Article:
• $\begingroup$ Your rubber band example pertains to storage of potential energy (or more precisely, elastic potential energy) in a stretched rubber band. If the elastic force is conservative (i.e. the work done by this force in stretching the band from position A to position B is independent of the "path" taken in going from A to B), then the force is described by a potential, and hence potential energy is a well defined concept. $\endgroup$ Commented Sep 20, 2016 at 22:44
  • $\begingroup$ The situation with electrostatics is a bit different. First of all, if the two charges are of the same polarity, they will repel each other more and more as they are brought closer. This will in fact correspond to greater energy of the two-charge configuration. But if the polarities are different, the force between the charges is attractive and as the charges approach each other, the energy will reduce. In either case, a potential is well defined because electrostatic electric fields are conservative: the line integral of the electric field around any closed path is zero. $\endgroup$ Commented Sep 20, 2016 at 22:46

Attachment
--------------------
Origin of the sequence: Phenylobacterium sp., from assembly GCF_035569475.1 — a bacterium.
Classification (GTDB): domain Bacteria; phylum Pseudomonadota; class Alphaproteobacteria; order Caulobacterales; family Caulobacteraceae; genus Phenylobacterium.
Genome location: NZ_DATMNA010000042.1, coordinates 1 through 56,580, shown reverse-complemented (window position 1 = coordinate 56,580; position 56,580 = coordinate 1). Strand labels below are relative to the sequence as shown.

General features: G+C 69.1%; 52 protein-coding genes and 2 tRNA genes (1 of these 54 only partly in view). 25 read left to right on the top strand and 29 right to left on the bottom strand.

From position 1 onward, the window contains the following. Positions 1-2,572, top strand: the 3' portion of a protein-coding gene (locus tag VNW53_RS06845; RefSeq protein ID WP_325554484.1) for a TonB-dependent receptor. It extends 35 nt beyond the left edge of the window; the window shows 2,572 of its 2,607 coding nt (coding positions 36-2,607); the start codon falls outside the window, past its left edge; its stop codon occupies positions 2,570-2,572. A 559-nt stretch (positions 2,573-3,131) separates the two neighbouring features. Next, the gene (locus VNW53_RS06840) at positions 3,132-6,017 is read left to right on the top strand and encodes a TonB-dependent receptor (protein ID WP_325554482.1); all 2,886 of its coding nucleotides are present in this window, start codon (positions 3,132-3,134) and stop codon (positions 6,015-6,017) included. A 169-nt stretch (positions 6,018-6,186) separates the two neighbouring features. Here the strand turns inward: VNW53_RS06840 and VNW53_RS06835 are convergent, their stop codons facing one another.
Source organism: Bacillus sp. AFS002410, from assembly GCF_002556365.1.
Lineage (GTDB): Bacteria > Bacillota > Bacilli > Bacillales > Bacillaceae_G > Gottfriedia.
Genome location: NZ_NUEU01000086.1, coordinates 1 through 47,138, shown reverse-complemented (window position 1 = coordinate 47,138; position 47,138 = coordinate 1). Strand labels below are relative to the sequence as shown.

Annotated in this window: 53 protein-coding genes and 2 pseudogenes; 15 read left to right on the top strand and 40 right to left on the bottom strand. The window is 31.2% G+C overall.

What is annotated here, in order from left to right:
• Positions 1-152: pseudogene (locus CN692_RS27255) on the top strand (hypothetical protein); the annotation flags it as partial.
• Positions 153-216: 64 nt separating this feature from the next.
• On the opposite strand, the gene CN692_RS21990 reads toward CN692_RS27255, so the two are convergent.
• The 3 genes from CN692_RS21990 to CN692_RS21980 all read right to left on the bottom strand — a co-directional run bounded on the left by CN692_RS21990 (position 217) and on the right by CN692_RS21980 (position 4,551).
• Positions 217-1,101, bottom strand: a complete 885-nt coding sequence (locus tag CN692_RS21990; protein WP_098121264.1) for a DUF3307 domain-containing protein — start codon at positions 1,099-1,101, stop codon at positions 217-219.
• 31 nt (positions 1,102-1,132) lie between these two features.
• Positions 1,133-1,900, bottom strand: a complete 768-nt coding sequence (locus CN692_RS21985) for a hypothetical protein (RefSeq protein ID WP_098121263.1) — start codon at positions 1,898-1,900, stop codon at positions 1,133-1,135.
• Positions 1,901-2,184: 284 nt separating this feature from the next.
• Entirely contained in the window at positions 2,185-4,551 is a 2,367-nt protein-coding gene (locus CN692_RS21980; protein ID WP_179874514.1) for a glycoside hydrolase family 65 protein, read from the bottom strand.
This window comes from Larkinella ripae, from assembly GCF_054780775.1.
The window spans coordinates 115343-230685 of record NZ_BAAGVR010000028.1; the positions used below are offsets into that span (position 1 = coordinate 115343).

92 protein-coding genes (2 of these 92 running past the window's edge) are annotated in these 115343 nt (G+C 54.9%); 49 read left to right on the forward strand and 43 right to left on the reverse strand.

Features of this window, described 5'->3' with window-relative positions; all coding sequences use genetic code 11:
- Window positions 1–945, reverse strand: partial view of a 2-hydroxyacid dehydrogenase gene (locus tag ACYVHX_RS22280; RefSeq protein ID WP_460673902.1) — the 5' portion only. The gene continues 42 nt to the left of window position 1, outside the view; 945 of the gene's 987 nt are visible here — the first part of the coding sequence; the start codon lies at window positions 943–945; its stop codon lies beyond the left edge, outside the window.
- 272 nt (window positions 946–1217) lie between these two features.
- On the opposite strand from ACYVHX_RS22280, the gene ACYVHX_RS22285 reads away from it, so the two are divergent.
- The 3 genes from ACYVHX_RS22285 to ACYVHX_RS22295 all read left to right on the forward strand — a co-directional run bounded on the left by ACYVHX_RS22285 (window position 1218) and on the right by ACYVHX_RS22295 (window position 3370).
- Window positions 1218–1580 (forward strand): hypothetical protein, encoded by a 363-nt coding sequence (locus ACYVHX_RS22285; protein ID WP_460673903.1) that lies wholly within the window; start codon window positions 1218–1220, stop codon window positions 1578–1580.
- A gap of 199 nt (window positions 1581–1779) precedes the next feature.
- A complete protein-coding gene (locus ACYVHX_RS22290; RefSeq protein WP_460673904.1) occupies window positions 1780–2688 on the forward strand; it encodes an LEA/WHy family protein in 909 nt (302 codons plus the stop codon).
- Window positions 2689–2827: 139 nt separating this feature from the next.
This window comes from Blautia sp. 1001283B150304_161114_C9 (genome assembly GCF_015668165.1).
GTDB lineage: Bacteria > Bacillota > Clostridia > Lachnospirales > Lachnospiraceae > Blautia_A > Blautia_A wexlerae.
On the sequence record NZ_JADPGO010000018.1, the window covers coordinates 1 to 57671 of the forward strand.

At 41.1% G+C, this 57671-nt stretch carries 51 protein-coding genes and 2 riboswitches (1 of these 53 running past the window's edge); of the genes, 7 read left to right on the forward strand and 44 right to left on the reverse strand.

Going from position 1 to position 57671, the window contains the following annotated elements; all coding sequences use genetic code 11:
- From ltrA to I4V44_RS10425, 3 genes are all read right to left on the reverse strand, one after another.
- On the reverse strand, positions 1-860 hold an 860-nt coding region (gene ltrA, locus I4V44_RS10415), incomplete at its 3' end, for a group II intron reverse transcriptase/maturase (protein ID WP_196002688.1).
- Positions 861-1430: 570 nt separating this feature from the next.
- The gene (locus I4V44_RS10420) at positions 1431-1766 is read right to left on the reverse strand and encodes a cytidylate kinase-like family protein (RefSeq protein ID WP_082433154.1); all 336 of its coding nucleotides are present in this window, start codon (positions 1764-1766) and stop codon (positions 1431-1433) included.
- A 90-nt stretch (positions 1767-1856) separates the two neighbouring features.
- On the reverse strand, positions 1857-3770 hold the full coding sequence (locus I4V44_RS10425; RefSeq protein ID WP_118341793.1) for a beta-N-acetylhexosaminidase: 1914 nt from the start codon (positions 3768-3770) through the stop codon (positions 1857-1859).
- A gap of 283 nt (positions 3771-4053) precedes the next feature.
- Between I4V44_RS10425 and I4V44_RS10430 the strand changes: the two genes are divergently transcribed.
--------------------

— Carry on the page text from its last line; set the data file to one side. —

• $\begingroup$ Hint for the final problem you ask: forgetting about images, what is the potential outside a spherical cavity (of radius $R$) which contains a charge $q$ somewhere inside, measured at a point at a distance $r$ ($r \geq R$) from the center of the cavity? What is the potential at $r = R$ (i.e. at the surface of the sphere)? $\endgroup$ Commented Sep 20, 2016 at 22:48

2 Answers 2


You do know where $\nabla$$^2$V = -$\rho$/$\epsilon$$_0$ comes from. it comes directly from the divergence of the electric field and from the relation E = -$\nabla$V. There is a proof in Griffiths which shows why the solution of V is unique, if at all the boundaries of the system the potential is known, and the charge within the system remains the same. Given the uniqueness of this system, if one can intuitively guess a situation in which these situations hold, then ANY problem having the same initial conditions will have the same solution for potential. That is the basic idea behind image charge. To reduce the problem.


Presumably you understand how to solve the problem of finding the potential outside a conducting sphere of radius $R$ (held at $V = 0$) when a point charge $q$ is placed at some distance $a$ outside the sphere ($a > R$), using the method of images (placing an image charge $q'$). To be sure, this is Example 3.2 in the textbook by Griffiths.

The problem you have posed asks you what you must do to solve this problem when the conducting sphere is held at a potential $V = V_0$. The answer is that you place a point charge $q''$ at the center: doing so keeps the sphere an equipotential, but just raises the potential at the surface to $V_0$ if

$$q'' = \frac{V_0 R}{k}$$

($k = 1/(4\pi\epsilon_0)$ in the notation you used in the comments.)

For the sphere to stay neutral, the two image charges $q'$ and $q''$ must add up to zero:

$$q' + q'' = 0$$